At Tuesday’s July 14, Inyo County Board of Supervisors meeting, the frustration was evident as the county is forced to roll back on reopening plans because of the latest state OVID-19 revised public health orders issued on Monday, July 13. It’s a frustration shared by many business owners and many residents alike. At the same time, it has to be acknowledged that there was no way public officials in the county, the state, and across the country could not know this was coming given the massive upswing in COVID-19 cases.
HHS Director, Marilyn Mann, explained that the governor’s order essentially turns back the clock in all of the state’s counties, forcing the closures, once again, of some business activities which had been allowed to take place again indoors, but must now re-institute some closures of those indoor activities.
The list of closures includes dine-in restaurants, indoor wineries and tasting rooms, indoor movie theaters, indoor family entertainment centers, indoor zoos and museums, and indoor card rooms It also requires bars, breweries, brewpubs, and pubs to cease all operations unless they are offering sit-down meals outdoors and only serve alcohol as part of a meal.
Mann said the new modified order came as the result of the state monitoring statewide metrics. The metrics began noticing rapidly increasing rates of positive cases of COVID-19 in comparison to the number of tests being conducted. There were also more hospitalizations and increased ICU populations caused by COVID-19 evident.
“There is no deadline set for the latest state mandate,” said Mann, going on to say, “…it would likely continue in place until the metrics based on COVID19 activity improved and stay improved.”
Thirty counties, which thankfully do not include Inyo or Mono counties, face even stricter shutdowns. The closures for those other counties’ include: shutting down gyms and fitness centers, places of worship and personal care services, such as hair salons and barbershops, and indoor protests and malls.
Mann said, “Because Inyo County is not on the ‘monitored’ list, we still have our ability to keep as much of our businesses open as possible.”
Fifth District Supervisor and current Board Chairman, Matt Kingsley, voiced his clear frustration and concern for the Inyo County businesses that followed public health guidelines noting that “our businesses struggled to reopen, only to now find that they are in as sense being ‘punished’ for it.”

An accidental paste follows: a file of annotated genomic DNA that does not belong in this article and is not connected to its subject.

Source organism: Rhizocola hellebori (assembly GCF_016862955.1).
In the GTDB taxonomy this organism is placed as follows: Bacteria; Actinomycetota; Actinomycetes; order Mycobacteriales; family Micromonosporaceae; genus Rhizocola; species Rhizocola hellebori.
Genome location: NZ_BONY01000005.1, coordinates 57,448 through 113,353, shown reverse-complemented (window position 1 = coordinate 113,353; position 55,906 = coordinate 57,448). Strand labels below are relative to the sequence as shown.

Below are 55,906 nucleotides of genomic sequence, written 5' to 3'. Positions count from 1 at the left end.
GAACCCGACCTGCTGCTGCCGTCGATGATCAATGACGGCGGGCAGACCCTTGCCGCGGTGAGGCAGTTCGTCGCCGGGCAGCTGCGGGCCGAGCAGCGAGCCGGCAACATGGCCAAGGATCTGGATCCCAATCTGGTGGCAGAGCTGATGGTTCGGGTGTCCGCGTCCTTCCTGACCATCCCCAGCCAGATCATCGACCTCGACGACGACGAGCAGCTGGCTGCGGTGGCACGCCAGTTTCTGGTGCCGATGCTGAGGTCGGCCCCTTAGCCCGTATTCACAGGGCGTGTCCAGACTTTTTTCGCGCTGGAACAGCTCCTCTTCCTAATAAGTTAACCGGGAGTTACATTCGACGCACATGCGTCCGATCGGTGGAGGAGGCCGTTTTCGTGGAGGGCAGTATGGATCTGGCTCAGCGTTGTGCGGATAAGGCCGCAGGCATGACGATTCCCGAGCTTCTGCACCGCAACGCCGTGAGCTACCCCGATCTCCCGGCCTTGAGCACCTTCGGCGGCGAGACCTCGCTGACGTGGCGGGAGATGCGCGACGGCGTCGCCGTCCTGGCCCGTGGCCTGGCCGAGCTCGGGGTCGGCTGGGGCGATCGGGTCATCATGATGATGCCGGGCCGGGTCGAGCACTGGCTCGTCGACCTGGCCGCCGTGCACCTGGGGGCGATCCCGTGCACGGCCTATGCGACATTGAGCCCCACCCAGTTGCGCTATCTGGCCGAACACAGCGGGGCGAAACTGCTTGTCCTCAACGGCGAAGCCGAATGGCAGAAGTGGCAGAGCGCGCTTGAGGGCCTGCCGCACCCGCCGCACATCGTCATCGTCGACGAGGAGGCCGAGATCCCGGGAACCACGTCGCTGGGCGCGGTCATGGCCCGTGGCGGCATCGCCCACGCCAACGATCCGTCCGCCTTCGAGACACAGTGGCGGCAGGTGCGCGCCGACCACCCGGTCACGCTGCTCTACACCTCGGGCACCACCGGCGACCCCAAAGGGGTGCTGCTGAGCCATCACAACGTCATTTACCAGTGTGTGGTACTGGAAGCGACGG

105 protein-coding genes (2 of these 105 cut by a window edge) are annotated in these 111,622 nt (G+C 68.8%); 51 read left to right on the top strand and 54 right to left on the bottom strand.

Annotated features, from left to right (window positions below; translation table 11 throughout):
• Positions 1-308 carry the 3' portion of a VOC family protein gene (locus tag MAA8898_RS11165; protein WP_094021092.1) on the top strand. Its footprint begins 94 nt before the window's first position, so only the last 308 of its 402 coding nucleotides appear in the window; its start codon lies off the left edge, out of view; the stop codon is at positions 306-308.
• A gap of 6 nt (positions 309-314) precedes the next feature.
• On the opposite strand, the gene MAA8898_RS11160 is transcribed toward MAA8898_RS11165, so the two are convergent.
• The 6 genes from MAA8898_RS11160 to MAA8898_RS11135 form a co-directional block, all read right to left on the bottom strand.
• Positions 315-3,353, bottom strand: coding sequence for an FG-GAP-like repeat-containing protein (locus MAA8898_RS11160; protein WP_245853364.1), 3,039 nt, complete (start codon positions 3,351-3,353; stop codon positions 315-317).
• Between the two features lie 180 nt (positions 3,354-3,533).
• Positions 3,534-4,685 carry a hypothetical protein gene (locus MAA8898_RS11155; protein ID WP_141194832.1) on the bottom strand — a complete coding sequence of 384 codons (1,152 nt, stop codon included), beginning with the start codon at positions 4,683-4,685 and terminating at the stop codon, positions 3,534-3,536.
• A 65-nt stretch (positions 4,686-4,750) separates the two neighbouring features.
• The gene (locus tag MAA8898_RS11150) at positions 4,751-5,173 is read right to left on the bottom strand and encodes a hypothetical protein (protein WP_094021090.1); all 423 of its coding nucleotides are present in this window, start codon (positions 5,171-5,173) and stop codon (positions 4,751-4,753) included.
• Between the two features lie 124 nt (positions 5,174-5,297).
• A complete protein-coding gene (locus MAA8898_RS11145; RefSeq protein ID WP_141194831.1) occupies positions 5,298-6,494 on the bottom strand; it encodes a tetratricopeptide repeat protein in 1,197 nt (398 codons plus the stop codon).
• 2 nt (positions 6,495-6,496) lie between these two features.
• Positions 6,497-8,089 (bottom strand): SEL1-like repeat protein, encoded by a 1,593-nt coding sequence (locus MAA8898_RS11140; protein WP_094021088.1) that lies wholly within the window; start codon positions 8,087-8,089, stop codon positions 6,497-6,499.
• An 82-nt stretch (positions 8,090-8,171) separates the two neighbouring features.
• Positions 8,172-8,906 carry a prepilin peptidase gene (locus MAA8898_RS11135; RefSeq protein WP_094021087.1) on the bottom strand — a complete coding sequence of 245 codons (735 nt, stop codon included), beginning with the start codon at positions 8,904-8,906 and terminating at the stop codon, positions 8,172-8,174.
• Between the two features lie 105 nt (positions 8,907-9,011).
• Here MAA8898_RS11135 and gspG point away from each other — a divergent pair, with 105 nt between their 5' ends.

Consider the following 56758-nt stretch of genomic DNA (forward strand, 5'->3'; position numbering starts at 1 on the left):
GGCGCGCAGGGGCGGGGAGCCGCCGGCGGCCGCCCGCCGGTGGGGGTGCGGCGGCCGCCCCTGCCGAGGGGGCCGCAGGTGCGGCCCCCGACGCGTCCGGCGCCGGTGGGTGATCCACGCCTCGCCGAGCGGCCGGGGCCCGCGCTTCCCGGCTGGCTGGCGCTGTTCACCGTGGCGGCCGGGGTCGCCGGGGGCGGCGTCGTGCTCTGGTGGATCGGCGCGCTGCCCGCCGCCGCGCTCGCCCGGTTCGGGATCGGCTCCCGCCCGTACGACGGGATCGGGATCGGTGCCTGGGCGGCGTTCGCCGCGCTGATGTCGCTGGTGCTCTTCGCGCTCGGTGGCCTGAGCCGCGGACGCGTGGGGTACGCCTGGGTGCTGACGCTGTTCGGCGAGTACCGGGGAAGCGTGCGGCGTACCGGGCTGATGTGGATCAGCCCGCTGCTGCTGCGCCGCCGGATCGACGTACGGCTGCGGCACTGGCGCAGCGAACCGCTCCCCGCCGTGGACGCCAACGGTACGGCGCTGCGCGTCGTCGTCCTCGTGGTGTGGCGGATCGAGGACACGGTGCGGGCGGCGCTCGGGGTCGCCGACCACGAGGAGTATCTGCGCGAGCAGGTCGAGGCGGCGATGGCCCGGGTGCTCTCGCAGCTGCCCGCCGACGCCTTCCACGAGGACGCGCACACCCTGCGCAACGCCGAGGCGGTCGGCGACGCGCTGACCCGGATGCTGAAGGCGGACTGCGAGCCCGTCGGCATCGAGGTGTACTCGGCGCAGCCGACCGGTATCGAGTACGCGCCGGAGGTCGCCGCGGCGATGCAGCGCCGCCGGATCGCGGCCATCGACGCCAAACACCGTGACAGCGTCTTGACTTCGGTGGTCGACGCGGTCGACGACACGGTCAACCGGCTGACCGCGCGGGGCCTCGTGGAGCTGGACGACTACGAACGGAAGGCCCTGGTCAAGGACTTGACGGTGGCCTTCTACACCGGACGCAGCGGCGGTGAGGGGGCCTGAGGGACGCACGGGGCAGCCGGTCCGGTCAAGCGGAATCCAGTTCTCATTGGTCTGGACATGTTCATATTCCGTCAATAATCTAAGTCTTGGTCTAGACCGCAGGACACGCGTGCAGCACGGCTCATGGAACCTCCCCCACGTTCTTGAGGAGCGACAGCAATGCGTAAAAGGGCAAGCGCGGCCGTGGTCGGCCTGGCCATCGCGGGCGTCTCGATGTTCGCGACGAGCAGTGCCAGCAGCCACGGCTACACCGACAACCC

Mann agreed, saying, “It was very difficult to hear this news yesterday in light of how hard our business industries have been working, and how so many of our businesses have been proactively trying to ensure compliance.
While we do have periodic complaints about businesses, by and large, most of our businesses have taken the challenge and have really stepped to the plate to try and make sure that we are successful and I just want to applaud them.”
Ironically, Monday’s new state public health order mandate took place just as the Inyo County Public Health Department released a revised local public masking order to incorporate the California Department of Public Health guidance in clarifying that Inyo County businesses are responsible to adhere to, and ensure their employees and customers are following, the mandatory face covering guidance.
The order goes on to say, “All businesses and indoor facilities shall strictly enforce the face covering requirements of this order with respect to their employees, contractors, customers, visitors, and volunteers while they are on the business or facility premises and shall refuse admission and service to any person who fails or refuses to wear facial coverings on the premises in full compliance with this order.
A “critical reminder” came with the latest public health order from both the state and the county that “Failure to comply with health officer orders places individuals and the community at increased risk of infection. Violation of health officer orders may also result in a misdemeanor punishable by imprisonment, fine, or both (Health and Safety Code 120295).”
According to Mann, the new modified health order was updated and reissued because local businesses were confused over their role in enforcing and ensuring compliance with cloth face coverings being worn by their customers. That is now much, much clearer, as is the fact that non-compliance will have consequences to businesses that fail to enforce the mask/face covering mandate.